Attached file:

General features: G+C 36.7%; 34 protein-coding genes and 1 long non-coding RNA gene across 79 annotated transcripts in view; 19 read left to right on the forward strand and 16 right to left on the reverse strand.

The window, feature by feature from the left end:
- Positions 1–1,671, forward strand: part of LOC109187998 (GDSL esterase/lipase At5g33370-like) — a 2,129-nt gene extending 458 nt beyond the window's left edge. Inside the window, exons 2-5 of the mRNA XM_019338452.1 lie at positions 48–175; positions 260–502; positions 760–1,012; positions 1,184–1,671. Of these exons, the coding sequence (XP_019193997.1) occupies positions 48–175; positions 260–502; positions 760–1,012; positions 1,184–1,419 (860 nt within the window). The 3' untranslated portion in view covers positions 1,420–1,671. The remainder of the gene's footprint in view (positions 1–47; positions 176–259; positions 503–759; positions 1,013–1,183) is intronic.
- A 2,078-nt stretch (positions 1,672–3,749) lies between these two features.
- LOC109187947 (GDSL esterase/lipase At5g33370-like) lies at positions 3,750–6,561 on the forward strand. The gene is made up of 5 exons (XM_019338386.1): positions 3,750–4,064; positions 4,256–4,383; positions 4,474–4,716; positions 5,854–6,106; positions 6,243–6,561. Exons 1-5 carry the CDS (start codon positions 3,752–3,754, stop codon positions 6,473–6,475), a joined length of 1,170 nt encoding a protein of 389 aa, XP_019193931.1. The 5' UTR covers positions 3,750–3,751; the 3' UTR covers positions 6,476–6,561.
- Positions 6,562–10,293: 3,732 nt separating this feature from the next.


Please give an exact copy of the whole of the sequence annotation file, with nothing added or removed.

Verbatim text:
General features: G+C 36.7%; 34 protein-coding genes and 1 long non-coding RNA gene across 79 annotated transcripts in view; 19 read left to right on the forward strand and 16 right to left on the reverse strand.

The window, feature by feature from the left end:
- Positions 1–1,671, forward strand: part of LOC109187998 (GDSL esterase/lipase At5g33370-like) — a 2,129-nt gene extending 458 nt beyond the window's left edge. Inside the window, exons 2-5 of the mRNA XM_019338452.1 lie at positions 48–175; positions 260–502; positions 760–1,012; positions 1,184–1,671. Of these exons, the coding sequence (XP_019193997.1) occupies positions 48–175; positions 260–502; positions 760–1,012; positions 1,184–1,419 (860 nt within the window). The 3' untranslated portion in view covers positions 1,420–1,671. The remainder of the gene's footprint in view (positions 1–47; positions 176–259; positions 503–759; positions 1,013–1,183) is intronic.
- A 2,078-nt stretch (positions 1,672–3,749) lies between these two features.
- LOC109187947 (GDSL esterase/lipase At5g33370-like) lies at positions 3,750–6,561 on the forward strand. The gene is made up of 5 exons (XM_019338386.1): positions 3,750–4,064; positions 4,256–4,383; positions 4,474–4,716; positions 5,854–6,106; positions 6,243–6,561. Exons 1-5 carry the CDS (start codon positions 3,752–3,754, stop codon positions 6,473–6,475), a joined length of 1,170 nt encoding a protein of 389 aa, XP_019193931.1. The 5' UTR covers positions 3,750–3,751; the 3' UTR covers positions 6,476–6,561.
- Positions 6,562–10,293: 3,732 nt separating this feature from the next.